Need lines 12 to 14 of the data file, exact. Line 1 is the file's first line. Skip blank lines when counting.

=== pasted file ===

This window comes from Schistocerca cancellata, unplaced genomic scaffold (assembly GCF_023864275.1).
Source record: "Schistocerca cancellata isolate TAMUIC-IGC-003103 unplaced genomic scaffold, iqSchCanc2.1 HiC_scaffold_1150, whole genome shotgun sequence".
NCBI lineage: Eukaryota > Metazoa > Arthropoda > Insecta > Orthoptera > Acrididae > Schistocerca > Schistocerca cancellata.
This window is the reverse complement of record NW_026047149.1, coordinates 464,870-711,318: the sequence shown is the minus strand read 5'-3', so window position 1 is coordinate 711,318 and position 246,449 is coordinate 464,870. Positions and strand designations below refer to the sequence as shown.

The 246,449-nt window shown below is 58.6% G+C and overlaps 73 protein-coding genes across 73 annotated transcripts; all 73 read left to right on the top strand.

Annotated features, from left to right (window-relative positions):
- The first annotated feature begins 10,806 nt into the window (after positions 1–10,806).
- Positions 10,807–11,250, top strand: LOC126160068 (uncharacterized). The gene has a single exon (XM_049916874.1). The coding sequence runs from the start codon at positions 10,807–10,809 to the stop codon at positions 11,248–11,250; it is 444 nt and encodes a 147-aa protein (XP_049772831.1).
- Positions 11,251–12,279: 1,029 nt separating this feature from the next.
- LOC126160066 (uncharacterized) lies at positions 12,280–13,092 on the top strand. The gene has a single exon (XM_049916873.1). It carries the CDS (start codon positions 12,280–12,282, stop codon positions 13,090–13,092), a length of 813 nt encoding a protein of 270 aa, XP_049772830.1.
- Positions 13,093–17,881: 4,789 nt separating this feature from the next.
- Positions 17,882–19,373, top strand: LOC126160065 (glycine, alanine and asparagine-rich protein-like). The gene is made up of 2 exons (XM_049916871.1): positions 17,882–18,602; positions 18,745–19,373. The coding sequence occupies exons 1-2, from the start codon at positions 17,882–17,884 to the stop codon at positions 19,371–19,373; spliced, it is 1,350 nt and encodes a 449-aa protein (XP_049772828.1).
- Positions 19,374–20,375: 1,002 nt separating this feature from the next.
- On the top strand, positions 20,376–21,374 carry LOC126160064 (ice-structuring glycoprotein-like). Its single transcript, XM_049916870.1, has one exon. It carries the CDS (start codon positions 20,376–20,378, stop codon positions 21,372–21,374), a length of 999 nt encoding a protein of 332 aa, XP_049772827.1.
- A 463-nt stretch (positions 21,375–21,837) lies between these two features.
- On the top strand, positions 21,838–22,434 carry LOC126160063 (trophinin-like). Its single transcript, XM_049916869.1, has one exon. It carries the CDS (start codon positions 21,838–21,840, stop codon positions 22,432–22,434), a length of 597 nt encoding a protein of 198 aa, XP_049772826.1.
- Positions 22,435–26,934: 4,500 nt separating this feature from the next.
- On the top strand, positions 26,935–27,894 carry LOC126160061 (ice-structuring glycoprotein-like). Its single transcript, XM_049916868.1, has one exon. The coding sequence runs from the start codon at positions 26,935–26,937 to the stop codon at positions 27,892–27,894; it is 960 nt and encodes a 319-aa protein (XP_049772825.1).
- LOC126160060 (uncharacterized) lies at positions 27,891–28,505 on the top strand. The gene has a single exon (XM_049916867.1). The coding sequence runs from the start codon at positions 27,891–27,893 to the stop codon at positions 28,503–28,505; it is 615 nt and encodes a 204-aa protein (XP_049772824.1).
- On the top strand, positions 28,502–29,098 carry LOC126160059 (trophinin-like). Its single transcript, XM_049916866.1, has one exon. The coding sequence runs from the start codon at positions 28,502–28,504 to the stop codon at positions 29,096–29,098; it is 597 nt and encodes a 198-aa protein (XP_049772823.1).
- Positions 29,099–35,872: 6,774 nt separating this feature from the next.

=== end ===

- Positions 17,882–19,373, top strand: LOC126160065 (glycine, alanine and asparagine-rich protein-like). The gene is made up of 2 exons (XM_049916871.1): positions 17,882–18,602; positions 18,745–19,373. The coding sequence occupies exons 1-2, from the start codon at positions 17,882–17,884 to the stop codon at positions 19,371–19,373; spliced, it is 1,350 nt and encodes a 449-aa protein (XP_049772828.1).
- Positions 19,374–20,375: 1,002 nt separating this feature from the next.
- On the top strand, positions 20,376–21,374 carry LOC126160064 (ice-structuring glycoprotein-like). Its single transcript, XM_049916870.1, has one exon. It carries the CDS (start codon positions 20,376–20,378, stop codon positions 21,372–21,374), a length of 999 nt encoding a protein of 332 aa, XP_049772827.1.